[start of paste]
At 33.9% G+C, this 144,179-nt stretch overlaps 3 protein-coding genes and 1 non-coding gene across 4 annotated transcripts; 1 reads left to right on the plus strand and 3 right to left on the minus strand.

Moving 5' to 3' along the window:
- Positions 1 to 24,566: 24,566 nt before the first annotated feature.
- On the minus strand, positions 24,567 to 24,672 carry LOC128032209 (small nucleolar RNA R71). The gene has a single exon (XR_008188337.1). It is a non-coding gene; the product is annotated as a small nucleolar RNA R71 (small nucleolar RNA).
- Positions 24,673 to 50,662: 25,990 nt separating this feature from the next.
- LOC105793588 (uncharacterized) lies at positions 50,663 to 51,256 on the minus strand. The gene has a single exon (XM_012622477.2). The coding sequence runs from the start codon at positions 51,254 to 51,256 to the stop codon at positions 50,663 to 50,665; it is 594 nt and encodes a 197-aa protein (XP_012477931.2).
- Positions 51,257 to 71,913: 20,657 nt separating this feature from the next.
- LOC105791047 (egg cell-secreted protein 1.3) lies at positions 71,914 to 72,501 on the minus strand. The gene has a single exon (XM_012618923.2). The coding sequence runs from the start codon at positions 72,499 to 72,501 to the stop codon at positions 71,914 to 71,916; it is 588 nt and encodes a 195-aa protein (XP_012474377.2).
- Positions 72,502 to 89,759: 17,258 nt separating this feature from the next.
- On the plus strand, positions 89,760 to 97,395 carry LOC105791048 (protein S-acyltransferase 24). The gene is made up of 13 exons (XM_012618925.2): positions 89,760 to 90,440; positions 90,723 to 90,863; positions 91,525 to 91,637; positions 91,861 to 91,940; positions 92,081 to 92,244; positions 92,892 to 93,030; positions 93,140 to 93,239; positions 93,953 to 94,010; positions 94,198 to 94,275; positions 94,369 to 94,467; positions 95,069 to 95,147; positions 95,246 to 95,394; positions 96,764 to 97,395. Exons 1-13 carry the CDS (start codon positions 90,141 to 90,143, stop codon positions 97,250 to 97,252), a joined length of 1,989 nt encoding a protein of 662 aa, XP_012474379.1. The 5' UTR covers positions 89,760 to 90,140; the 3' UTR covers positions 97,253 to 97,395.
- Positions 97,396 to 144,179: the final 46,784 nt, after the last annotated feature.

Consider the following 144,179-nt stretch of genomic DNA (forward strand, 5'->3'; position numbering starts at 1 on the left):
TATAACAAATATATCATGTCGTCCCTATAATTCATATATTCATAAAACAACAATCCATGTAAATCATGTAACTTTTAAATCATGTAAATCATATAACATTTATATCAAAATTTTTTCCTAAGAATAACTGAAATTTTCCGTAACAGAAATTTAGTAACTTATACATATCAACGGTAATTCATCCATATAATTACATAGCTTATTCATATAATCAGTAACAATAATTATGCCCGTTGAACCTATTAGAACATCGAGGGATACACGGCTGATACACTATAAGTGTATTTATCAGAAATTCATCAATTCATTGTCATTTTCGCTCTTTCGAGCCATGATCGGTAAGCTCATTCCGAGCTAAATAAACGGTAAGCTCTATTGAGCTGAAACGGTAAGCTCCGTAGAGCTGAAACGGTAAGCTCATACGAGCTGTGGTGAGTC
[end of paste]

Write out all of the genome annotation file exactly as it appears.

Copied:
At 33.9% G+C, this 144,179-nt stretch overlaps 3 protein-coding genes and 1 non-coding gene across 4 annotated transcripts; 1 reads left to right on the plus strand and 3 right to left on the minus strand.

Moving 5' to 3' along the window:
- Positions 1 to 24,566: 24,566 nt before the first annotated feature.
- On the minus strand, positions 24,567 to 24,672 carry LOC128032209 (small nucleolar RNA R71). The gene has a single exon (XR_008188337.1). It is a non-coding gene; the product is annotated as a small nucleolar RNA R71 (small nucleolar RNA).
- Positions 24,673 to 50,662: 25,990 nt separating this feature from the next.
- LOC105793588 (uncharacterized) lies at positions 50,663 to 51,256 on the minus strand. The gene has a single exon (XM_012622477.2). The coding sequence runs from the start codon at positions 51,254 to 51,256 to the stop codon at positions 50,663 to 50,665; it is 594 nt and encodes a 197-aa protein (XP_012477931.2).
- Positions 51,257 to 71,913: 20,657 nt separating this feature from the next.
- LOC105791047 (egg cell-secreted protein 1.3) lies at positions 71,914 to 72,501 on the minus strand. The gene has a single exon (XM_012618923.2). The coding sequence runs from the start codon at positions 72,499 to 72,501 to the stop codon at positions 71,914 to 71,916; it is 588 nt and encodes a 195-aa protein (XP_012474377.2).
- Positions 72,502 to 89,759: 17,258 nt separating this feature from the next.
- On the plus strand, positions 89,760 to 97,395 carry LOC105791048 (protein S-acyltransferase 24). The gene is made up of 13 exons (XM_012618925.2): positions 89,760 to 90,440; positions 90,723 to 90,863; positions 91,525 to 91,637; positions 91,861 to 91,940; positions 92,081 to 92,244; positions 92,892 to 93,030; positions 93,140 to 93,239; positions 93,953 to 94,010; positions 94,198 to 94,275; positions 94,369 to 94,467; positions 95,069 to 95,147; positions 95,246 to 95,394; positions 96,764 to 97,395. Exons 1-13 carry the CDS (start codon positions 90,141 to 90,143, stop codon positions 97,250 to 97,252), a joined length of 1,989 nt encoding a protein of 662 aa, XP_012474379.1. The 5' UTR covers positions 89,760 to 90,140; the 3' UTR covers positions 97,253 to 97,395.
- Positions 97,396 to 144,179: the final 46,784 nt, after the last annotated feature.

Consider the following 144,179-nt stretch of genomic DNA (forward strand, 5'->3'; position numbering starts at 1 on the left):
TATAACAAATATATCATGTCGTCCCTATAATTCATATATTCATAAAACAACAATCCATGTAAATCATGTAACTTTTAAATCATGTAAATCATATAACATTTATATCAAAATTTTTTCCTAAGAATAACTGAAATTTTCCGTAACAGAAATTTAGTAACTTATACATATCAACGGTAATTCATCCATATAATTACATAGCTTATTCATATAATCAGTAACAATAATTATGCCCGTTGAACCTATTAGAACATCGAGGGATACACGGCTGATACACTATAAGTGTATTTATCAGAAATTCATCAATTCATTGTCATTTTCGCTCTTTCGAGCCATGATCGGTAAGCTCATTCCGAGCTAAATAAACGGTAAGCTCTATTGAGCTGAAACGGTAAGCTCCGTAGAGCTGAAACGGTAAGCTCATACGAGCTGTGGTGAGTC